Contributors

Agent

Created

Date Created
  • 2014

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Thermo-mechanical analysis of temporary bonding systems for flexible microelectronics fabrication applications

Description

Temporary bonding-debonding of flexible plastic substrates to rigid carriers may facilitate effective substrate handling by automated tools for manufacture of flexible microelectronics. The primary challenges in implementing practical temporary bond-debond

Temporary bonding-debonding of flexible plastic substrates to rigid carriers may facilitate effective substrate handling by automated tools for manufacture of flexible microelectronics. The primary challenges in implementing practical temporary bond-debond technology originate from the stress that is developed during high temperature processing predominately through thermal-mechanical property mismatches between carrier, adhesive and substrate. These stresses are relaxed through bowing of the bonded system (substrate-adhesive-carrier), which causes wafer handling problems, or through delamination of substrate from rigid carrier. Another challenge inherent to flexible plastic substrates and linked to stress is their dimensional instability, which may manifest itself in irreversible deformation upon heating and cooling cycles. Dimensional stability is critical to ensure precise registration of different layers during photolithography. The global objective of this work is to determine comprehensive experimental characterization and develop underlying fundamental engineering concept that could enable widespread adoption and scale-up of temporary bonding processing protocols for flexible microelectronics manufacturing. A series of carriers with different coefficient of thermal expansion (CTE), modulus and thickness were investigated to correlate the thermo-mechanical properties of carrier with deformation behavior of bonded systems. The observed magnitude of system bow scaled with properties of carriers according to well-established Stoney's equation. In addition, rheology of adhesive impacted the deformation of bonded system. In particular, distortion-bowing behavior correlated directly with the relative loss factor of adhesive and flexible plastic substrate. Higher loss factor of adhesive compared to that of substrate allowed the stress to be relaxed with less bow, but led to significantly greater dimensional distortion. Conversely, lower loss factor of adhesive allowed less distortion but led to larger wafer bow. A finite element model using ANSYS was developed to predict the trend in bow-distortion of bonded systems as a function of the viscoelastic properties of adhesive. Inclusion of the viscoelasticity of flexible plastic substrate itself was critical to achieving good agreement between simulation and experiment. Simulation results showed that there is a limited range within which tuning the rheology of adhesive can control the stress-distortion. Therefore, this model can aid in design of new adhesive formulations compatible with different processing requirements of various flexible microelectronics applications.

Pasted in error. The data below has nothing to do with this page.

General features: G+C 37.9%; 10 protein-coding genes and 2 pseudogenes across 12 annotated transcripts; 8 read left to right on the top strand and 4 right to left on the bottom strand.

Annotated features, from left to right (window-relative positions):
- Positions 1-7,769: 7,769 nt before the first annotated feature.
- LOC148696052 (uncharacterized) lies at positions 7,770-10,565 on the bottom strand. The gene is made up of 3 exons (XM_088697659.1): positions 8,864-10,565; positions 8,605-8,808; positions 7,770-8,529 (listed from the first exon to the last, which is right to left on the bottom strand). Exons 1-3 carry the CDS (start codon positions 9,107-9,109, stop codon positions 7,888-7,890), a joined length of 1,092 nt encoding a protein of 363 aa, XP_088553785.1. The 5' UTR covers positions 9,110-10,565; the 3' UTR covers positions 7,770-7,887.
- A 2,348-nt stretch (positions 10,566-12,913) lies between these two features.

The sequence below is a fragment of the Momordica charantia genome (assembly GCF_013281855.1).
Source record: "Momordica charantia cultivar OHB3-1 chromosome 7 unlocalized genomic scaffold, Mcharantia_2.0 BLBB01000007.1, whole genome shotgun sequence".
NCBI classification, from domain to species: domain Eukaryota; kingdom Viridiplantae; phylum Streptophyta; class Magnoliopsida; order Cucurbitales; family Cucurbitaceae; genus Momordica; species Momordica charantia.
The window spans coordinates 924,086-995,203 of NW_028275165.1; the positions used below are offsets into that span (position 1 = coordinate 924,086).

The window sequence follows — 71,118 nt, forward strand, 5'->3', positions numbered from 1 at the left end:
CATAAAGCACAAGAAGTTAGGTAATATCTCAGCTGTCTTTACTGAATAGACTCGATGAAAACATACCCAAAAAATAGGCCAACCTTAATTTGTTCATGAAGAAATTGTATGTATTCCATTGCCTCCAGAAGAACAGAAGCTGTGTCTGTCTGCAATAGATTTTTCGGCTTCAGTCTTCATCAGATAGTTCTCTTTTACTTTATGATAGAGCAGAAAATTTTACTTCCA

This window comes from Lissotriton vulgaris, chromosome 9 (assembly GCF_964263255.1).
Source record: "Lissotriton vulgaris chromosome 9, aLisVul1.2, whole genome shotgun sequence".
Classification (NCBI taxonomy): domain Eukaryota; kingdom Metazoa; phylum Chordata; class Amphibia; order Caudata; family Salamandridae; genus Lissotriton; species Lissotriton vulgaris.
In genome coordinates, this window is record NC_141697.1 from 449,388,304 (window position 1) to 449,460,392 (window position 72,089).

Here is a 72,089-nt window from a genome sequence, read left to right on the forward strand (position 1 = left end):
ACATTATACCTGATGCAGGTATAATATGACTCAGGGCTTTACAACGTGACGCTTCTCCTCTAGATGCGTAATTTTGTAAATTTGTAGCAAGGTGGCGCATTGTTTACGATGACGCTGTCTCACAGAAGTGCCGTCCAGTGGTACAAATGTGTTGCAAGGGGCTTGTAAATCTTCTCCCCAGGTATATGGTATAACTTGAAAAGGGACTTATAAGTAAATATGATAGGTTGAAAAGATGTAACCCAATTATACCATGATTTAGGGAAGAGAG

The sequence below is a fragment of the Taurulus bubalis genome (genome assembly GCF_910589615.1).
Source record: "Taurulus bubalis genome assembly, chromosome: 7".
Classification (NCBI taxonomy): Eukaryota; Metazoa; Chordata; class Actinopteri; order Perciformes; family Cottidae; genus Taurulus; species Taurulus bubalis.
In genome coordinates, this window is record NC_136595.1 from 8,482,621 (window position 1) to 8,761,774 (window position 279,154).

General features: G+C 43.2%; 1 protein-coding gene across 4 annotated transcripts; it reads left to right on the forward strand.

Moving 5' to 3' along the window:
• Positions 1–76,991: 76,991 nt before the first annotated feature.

Contributors

Agent

Created

Date Created
  • 2011

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Design of NMOS and CMOS thin film transistors and application to electronic textiles

Description

The field of flexible displays and electronics gained a big momentum within the recent years due to their ruggedness, thinness, and flexibility as well as low cost large area manufacturability.